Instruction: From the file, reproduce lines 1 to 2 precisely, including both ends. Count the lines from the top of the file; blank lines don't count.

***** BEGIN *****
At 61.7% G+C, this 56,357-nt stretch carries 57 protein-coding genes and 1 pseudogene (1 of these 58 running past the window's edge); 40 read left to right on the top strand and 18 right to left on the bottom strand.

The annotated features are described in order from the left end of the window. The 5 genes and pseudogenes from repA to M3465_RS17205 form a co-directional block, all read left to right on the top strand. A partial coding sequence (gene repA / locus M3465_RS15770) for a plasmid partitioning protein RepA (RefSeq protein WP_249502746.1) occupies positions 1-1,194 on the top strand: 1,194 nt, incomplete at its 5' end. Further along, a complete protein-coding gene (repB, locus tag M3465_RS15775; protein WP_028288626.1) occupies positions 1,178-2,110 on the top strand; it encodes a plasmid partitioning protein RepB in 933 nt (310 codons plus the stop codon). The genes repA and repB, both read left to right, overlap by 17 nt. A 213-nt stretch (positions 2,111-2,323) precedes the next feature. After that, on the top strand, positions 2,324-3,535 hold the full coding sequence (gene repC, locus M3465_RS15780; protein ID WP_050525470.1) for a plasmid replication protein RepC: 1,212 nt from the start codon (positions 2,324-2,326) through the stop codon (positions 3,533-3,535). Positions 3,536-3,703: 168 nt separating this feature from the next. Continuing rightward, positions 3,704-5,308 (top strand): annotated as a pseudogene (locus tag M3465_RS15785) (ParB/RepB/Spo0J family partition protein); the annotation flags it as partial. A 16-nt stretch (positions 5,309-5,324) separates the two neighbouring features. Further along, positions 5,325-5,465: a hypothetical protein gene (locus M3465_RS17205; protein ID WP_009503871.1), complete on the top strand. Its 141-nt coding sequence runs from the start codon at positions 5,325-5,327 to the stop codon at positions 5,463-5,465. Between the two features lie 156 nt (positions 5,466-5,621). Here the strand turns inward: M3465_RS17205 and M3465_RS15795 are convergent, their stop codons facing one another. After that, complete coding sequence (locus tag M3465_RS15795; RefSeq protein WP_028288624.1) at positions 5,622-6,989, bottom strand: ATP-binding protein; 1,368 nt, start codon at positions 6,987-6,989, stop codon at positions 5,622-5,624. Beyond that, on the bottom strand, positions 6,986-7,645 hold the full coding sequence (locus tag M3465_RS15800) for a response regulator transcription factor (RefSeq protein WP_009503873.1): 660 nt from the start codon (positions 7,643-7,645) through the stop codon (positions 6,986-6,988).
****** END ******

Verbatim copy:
At 61.7% G+C, this 56,357-nt stretch carries 57 protein-coding genes and 1 pseudogene (1 of these 58 running past the window's edge); 40 read left to right on the top strand and 18 right to left on the bottom strand.

The annotated features are described in order from the left end of the window. The 5 genes and pseudogenes from repA to M3465_RS17205 form a co-directional block, all read left to right on the top strand. A partial coding sequence (gene repA / locus M3465_RS15770) for a plasmid partitioning protein RepA (RefSeq protein WP_249502746.1) occupies positions 1-1,194 on the top strand: 1,194 nt, incomplete at its 5' end. Further along, a complete protein-coding gene (repB, locus tag M3465_RS15775; protein WP_028288626.1) occupies positions 1,178-2,110 on the top strand; it encodes a plasmid partitioning protein RepB in 933 nt (310 codons plus the stop codon). The genes repA and repB, both read left to right, overlap by 17 nt. A 213-nt stretch (positions 2,111-2,323) precedes the next feature. After that, on the top strand, positions 2,324-3,535 hold the full coding sequence (gene repC, locus M3465_RS15780; protein ID WP_050525470.1) for a plasmid replication protein RepC: 1,212 nt from the start codon (positions 2,324-2,326) through the stop codon (positions 3,533-3,535). Positions 3,536-3,703: 168 nt separating this feature from the next. Continuing rightward, positions 3,704-5,308 (top strand): annotated as a pseudogene (locus tag M3465_RS15785) (ParB/RepB/Spo0J family partition protein); the annotation flags it as partial. A 16-nt stretch (positions 5,309-5,324) separates the two neighbouring features. Further along, positions 5,325-5,465: a hypothetical protein gene (locus M3465_RS17205; protein ID WP_009503871.1), complete on the top strand. Its 141-nt coding sequence runs from the start codon at positions 5,325-5,327 to the stop codon at positions 5,463-5,465. Between the two features lie 156 nt (positions 5,466-5,621). Here the strand turns inward: M3465_RS17205 and M3465_RS15795 are convergent, their stop codons facing one another. After that, complete coding sequence (locus tag M3465_RS15795; RefSeq protein WP_028288624.1) at positions 5,622-6,989, bottom strand: ATP-binding protein; 1,368 nt, start codon at positions 6,987-6,989, stop codon at positions 5,622-5,624. Beyond that, on the bottom strand, positions 6,986-7,645 hold the full coding sequence (locus tag M3465_RS15800) for a response regulator transcription factor (RefSeq protein WP_009503873.1): 660 nt from the start codon (positions 7,643-7,645) through the stop codon (positions 6,986-6,988).